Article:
National Prisoner Statistics, [United States], 1978-2018 (ICPSR 37639)
Version Date: Jul 23, 2020 View help for published
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The National Prisoner Statistics (NPS) data collection began in 1926 in response to a congressional mandate to gather information on persons incarcerated in state and federal prisons. Originally under the auspices of the United States Census Bureau, the collection moved to the Bureau of Prisons in 1950, and then in 1971 to the National Criminal Justice Information and Statistics Service, the precursor to the Bureau of Justice Statistics (BJS) which was established in 1979. Since 1979, the Census Bureau has been the NPS data collection agent. The NPS is administered to 51 respondents. Before 2001, the District of Columbia was also a respondent, but responsibility for housing the District of Columbia's sentenced prisoners was transferred to the federal Bureau of Prisons, and by yearend 2001 the District of Columbia no longer operated a prison system. The NPS provides an enumeration of persons in state and federal prisons and collects data on key characteristics of the nation's prison population. NPS has been adapted over time to keep pace with the changing information needs of the public, researchers, and federal, state, and local governments.
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The NPS-1 is an annual collection known as the "Summary of Sentenced Population Movement." Before 1978, the collection tracked admissions and releases by type and sex during each calendar year, as well as the number of prisoners in custody by sex and sentence length on December 31. In 1978, NPS-1 was expanded to include the number of prisoners under the jurisdiction of state and federal adult correctional officials, the number of inmates held in local jails solely to ease overcrowding in prisons, and the race and Hispanic origin by sex of the jurisdiction population at yearend. In 1991, NPS-1 was further expanded to include questions on the number of human immunodeficiency virus (HIV) infections and confirmed acquired immune deficiency syndrome (AIDS) cases in the custody population. In 1999, the NPS-1 was expanded again to collect data on inmates housed in local facilities without reference to prison overcrowding, inmates held in other state or federal facilities, and inmates held in privately operated facilities. In addition, the race and Hispanic origin questions were combined into a single item to better comport with administrative recordkeeping systems maintained by state departments of correction (DOCs). Finally, the survey began collecting more detailed counts of inmate deaths by cause. The NPS-1A was introduced in 1981 to track the rapidly growing prison population. It included counts of the number of inmates under jurisdiction and in custody of prisons, by sentence length and sex, on June 30 of each year. This collection was eliminated in 2010 to reduce burden on data respondents. The NPS-1B was added to provide advance counts of the December 31 (yearend) populations and to obtain data by sex, race, and sentence length. It was expanded in 1982 to include counts of inmates housed in local jails because of prison overcrowding, and again in 1983 to provide measures of housing capacity and numbers of early releases due to prison overcrowding. NPS-1 and NPS-1B were merged in 2007 under the title NPS-1B "Summary of Sentenced Population Movement." This single collection captures counts by sex of yearend jurisdiction and custody populations by sentence length; number of prisoners held in local, federal, private, and other state facilities; the race and ethnicity of inmates; types of admissions and releases during the calendar year; prison system capacity; and HIV infections and confirmed cases of AIDS. In 2011, two items were added from the former NPS-1A collection, including the yearend custody counts of noncitizens and inmates age 17 or younger.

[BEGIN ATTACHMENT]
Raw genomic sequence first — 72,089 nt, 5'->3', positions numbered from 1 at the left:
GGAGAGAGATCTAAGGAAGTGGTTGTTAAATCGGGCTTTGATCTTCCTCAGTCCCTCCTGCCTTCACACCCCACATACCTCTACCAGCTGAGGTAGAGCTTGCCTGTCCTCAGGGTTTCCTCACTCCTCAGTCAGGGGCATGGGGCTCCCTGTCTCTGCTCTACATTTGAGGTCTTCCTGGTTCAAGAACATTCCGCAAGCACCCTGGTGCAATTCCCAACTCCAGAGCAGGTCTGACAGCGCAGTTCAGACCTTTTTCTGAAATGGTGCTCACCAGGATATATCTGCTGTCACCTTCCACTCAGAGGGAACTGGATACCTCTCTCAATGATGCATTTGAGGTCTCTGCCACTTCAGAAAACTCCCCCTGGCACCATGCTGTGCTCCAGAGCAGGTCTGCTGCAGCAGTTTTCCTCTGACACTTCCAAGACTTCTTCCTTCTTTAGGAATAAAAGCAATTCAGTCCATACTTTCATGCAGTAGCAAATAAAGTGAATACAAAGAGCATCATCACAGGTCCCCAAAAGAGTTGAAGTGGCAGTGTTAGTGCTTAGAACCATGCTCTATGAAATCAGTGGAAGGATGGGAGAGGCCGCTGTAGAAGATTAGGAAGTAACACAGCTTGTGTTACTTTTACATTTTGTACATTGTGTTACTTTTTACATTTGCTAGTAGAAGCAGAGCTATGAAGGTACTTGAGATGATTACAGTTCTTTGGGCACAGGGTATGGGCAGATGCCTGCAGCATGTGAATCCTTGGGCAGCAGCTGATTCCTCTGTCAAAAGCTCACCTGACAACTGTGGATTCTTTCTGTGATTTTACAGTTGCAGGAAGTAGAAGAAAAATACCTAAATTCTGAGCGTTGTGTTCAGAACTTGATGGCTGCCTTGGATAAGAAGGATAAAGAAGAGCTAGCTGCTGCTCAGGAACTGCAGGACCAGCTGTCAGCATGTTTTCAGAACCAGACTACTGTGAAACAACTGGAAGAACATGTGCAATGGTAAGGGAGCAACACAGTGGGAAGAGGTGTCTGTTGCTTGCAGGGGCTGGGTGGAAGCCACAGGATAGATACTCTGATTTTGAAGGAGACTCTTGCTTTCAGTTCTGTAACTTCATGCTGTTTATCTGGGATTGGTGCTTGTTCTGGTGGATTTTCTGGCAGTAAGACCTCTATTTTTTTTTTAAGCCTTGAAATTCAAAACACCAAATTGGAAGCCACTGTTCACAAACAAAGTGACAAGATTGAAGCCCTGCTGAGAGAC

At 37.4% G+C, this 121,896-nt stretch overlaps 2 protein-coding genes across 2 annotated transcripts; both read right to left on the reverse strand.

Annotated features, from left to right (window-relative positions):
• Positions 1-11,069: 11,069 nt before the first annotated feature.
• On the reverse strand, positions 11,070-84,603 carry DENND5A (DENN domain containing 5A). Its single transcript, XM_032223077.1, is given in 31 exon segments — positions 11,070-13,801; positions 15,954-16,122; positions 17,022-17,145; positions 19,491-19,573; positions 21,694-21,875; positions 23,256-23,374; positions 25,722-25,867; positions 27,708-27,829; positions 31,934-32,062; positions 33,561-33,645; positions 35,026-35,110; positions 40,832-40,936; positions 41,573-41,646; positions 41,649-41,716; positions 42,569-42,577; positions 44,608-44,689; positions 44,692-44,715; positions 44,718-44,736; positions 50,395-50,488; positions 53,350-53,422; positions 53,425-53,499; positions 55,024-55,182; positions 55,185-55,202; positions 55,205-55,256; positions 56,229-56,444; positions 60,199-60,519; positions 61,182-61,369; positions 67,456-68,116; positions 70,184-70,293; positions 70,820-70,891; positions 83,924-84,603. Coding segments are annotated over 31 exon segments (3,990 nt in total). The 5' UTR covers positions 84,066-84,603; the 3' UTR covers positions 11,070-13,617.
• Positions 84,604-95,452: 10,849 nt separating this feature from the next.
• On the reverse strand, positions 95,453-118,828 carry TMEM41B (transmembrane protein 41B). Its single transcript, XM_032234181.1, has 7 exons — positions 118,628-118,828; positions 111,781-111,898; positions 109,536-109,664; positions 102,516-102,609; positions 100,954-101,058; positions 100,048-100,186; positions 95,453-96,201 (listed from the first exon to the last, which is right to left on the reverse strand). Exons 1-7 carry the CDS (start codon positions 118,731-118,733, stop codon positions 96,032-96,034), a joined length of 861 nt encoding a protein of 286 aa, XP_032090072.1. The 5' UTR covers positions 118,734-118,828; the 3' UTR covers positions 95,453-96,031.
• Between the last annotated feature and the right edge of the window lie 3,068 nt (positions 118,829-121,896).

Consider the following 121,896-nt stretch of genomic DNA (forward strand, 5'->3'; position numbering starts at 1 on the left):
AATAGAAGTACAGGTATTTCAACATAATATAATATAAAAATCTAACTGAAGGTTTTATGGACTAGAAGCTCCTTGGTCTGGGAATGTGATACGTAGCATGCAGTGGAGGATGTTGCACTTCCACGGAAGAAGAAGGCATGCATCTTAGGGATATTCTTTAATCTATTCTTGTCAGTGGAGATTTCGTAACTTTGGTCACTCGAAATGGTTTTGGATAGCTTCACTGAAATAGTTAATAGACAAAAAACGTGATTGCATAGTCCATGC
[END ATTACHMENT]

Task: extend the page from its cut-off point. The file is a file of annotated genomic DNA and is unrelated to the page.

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Prisoners under jurisdiction of federal or state correctional authorities in the United States from 1978 to 2018.
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2020-07-23 ICPSR data undergo a confidentiality review and are altered when necessary to limit the risk of disclosure. ICPSR also routinely creates ready-to-go data files along with setups in the major statistical software formats as well as standard codebooks to accompany the data. In addition to these procedures, ICPSR performed the following processing steps for this data collection:
- Created variable labels and/or value labels.
- Standardized missing values.
- Performed recodes and/or calculated derived variables.
- Checked for undocumented or out-of-range codes.
The public-use data files in this collection are available for access by the general public. Access does not require affiliation with an ICPSR member institution.